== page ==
Today in publishing and literature: Slate's new book review section goes live, The Day of the Triffids is getting the Sam Raimi treatment, and Japan's publishers set a lofty and impractical goal for e-book production.
Slate posted a preview of its new book review section on Friday. The section will go up on the first Saturday of the month, and they're not going light on the content. The first issue contains 13 pieces, and The New York Times says the endeavor will "nearly triple the number of book-related articles that Slate publishes." It's always nice to have more writing about books available online, and the decision to publish monthly seems like a shrewd one. When reading newspapers and blogs that devote daily coverage to literature, it's not uncommon to see the same essay about how digital readers are turning us into erotic science-fiction enthusiasts, because nobody on the bus can tell what you're reading, prominently featured on a site for days for several days. [The New York Times]
The Day of the Triffids, author John Wyndham's hugely scary 1951 novel about giant three-legged plants taking over the world -- which for some reason this bloghand's father thought would be a terrific bedtime story to read to an 8-year-old -- is going to be Sam Raimi-shepherded movie. We won't be able to see it, because we still have nightmares about giant plants whipping us with vines when we eat too much ice cream before bed, but best of luck to Raimi and whoever he gets to direct. One word of advice: don't make the blinding scenes too gross. [The Guardian]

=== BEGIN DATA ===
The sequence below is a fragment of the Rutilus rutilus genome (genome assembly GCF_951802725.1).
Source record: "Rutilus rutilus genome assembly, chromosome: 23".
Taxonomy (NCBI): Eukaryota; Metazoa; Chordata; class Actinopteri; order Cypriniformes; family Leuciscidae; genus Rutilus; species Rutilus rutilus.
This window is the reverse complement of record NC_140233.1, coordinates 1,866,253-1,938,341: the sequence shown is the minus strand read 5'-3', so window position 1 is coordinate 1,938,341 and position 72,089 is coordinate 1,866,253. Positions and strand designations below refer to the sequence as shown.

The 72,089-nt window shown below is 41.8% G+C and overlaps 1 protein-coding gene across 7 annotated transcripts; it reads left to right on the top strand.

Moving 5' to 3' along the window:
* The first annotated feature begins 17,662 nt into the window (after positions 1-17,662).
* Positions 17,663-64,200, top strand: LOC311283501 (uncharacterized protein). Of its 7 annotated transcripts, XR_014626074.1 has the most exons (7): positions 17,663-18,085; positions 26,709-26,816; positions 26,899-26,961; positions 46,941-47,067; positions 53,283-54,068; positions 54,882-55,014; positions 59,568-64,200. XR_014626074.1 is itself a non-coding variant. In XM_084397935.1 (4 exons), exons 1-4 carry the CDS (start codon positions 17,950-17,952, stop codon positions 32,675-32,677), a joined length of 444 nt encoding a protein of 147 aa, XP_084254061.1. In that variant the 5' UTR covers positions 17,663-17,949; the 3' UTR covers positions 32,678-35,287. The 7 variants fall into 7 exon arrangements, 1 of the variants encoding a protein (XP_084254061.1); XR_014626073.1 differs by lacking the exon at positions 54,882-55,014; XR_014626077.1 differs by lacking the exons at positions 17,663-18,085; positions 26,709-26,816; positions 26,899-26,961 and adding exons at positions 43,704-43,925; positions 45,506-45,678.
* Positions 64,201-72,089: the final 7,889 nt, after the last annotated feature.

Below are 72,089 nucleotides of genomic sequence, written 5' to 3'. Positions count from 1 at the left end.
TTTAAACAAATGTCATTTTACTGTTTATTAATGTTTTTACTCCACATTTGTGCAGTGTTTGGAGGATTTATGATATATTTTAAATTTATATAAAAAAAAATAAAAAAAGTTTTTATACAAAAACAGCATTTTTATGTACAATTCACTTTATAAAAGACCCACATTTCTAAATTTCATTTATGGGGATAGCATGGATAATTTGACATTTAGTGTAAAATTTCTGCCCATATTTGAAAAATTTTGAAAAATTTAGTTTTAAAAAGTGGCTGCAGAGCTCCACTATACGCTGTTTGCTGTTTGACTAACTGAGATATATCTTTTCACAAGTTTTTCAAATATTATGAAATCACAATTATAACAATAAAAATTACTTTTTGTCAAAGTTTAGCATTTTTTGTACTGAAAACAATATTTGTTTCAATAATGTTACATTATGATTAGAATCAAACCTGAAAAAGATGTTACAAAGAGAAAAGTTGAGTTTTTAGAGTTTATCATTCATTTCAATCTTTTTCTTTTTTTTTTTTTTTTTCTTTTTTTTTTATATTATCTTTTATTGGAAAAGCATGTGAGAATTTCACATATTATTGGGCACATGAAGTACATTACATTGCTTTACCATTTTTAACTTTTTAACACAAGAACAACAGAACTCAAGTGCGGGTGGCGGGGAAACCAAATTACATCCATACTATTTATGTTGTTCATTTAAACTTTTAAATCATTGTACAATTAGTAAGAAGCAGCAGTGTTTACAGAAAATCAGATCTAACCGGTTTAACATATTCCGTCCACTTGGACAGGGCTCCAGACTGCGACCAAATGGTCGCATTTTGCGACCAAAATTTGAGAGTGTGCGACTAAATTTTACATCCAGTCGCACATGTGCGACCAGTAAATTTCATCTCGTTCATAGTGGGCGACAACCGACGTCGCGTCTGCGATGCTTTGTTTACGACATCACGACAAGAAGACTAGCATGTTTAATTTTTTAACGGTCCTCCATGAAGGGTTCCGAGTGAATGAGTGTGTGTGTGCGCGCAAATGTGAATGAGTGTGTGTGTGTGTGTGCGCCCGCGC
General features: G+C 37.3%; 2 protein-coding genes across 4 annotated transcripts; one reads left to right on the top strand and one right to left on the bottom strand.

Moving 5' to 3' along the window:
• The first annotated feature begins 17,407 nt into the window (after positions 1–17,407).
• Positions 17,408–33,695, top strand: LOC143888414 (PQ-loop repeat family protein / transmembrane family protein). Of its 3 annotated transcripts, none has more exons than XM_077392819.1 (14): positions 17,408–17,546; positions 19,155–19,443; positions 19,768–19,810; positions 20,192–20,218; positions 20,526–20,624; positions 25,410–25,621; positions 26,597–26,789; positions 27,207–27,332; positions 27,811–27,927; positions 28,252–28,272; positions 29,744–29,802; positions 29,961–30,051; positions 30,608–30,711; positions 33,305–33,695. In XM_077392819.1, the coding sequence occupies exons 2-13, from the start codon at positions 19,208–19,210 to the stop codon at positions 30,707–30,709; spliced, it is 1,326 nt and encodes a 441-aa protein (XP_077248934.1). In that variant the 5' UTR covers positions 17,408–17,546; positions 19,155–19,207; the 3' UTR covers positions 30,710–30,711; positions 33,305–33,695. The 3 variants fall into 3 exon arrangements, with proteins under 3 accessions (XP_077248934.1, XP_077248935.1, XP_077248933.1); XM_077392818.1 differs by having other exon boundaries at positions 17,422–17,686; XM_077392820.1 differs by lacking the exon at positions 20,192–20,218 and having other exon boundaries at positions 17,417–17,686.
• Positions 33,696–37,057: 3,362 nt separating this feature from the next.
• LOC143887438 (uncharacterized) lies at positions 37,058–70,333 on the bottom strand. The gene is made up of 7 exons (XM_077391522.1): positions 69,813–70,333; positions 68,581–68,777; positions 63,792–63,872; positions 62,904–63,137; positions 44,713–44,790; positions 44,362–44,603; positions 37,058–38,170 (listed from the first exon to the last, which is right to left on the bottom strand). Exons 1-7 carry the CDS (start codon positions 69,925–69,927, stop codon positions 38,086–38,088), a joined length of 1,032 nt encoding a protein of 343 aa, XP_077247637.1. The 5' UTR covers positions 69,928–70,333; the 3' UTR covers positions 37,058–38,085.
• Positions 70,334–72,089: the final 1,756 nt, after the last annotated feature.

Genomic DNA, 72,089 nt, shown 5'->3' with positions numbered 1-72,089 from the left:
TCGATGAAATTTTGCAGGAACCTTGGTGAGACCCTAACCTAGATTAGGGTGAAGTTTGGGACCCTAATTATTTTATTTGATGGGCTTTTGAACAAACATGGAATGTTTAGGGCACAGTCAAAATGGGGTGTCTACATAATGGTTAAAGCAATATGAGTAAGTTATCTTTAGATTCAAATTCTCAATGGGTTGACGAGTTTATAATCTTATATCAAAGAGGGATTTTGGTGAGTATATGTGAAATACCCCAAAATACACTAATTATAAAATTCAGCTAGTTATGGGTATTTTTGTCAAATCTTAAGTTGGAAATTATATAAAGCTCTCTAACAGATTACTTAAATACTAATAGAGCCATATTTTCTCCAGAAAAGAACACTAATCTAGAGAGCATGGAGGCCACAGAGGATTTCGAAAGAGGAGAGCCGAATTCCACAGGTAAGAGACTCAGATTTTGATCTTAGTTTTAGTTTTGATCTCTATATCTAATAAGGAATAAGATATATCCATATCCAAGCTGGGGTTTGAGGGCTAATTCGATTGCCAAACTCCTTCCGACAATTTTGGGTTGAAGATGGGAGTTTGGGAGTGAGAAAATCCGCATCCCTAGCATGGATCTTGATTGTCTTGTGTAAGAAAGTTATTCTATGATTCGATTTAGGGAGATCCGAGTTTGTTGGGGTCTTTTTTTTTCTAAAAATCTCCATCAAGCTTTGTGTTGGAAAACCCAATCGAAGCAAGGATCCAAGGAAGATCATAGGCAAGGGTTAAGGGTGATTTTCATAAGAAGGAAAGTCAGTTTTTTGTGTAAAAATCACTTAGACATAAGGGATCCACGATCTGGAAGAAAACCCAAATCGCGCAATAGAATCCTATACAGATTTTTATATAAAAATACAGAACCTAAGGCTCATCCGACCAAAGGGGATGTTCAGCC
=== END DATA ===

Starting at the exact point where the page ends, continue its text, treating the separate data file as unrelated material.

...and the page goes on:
James Atlas -- the president of independent publishing house Atlas & Company and creator and editor of the well-regarded Penguin Lives series -- is said to be joining up with Amazon Publishing. Sources say Atlas & Co. has "stopped releasing frontlist titles" and that as part of his deal with Amazon, Atlas will "publish a series of short biographies" similar to the Penguin Lives line, which was brilliant (Roy Blount, Jr. on Robert E. Lee! Larry McMurtry on Crazy Horse!) but discontinued after only 22 volumes. Atlas wasn't around to confirm the news, but a W.W. Norton spokesperson said that the company, which has distributed Atlas titles since 2002, will continue distributing the Atlas backlist but that “he’s not publishing new titles with us" [Publishers Weekly]
180 Japanese book publishers are banding together to create 1 million e-books. Sales of digital readers in Japan have been notably sluggish, so maybe this will help bolster national interest in digital books. But 1 million books -- that's a lot. Robin Birtle, founder of the Tokyo-based Sakkam Press admits the plan, if successful, "would "revolutionize the market here," but notes that it is "difficult to take that number seriously given that it has taken the Japanese publishers nine years to reach their current total of well under 100,000 mainstream books." [The Bookseller via Teleread]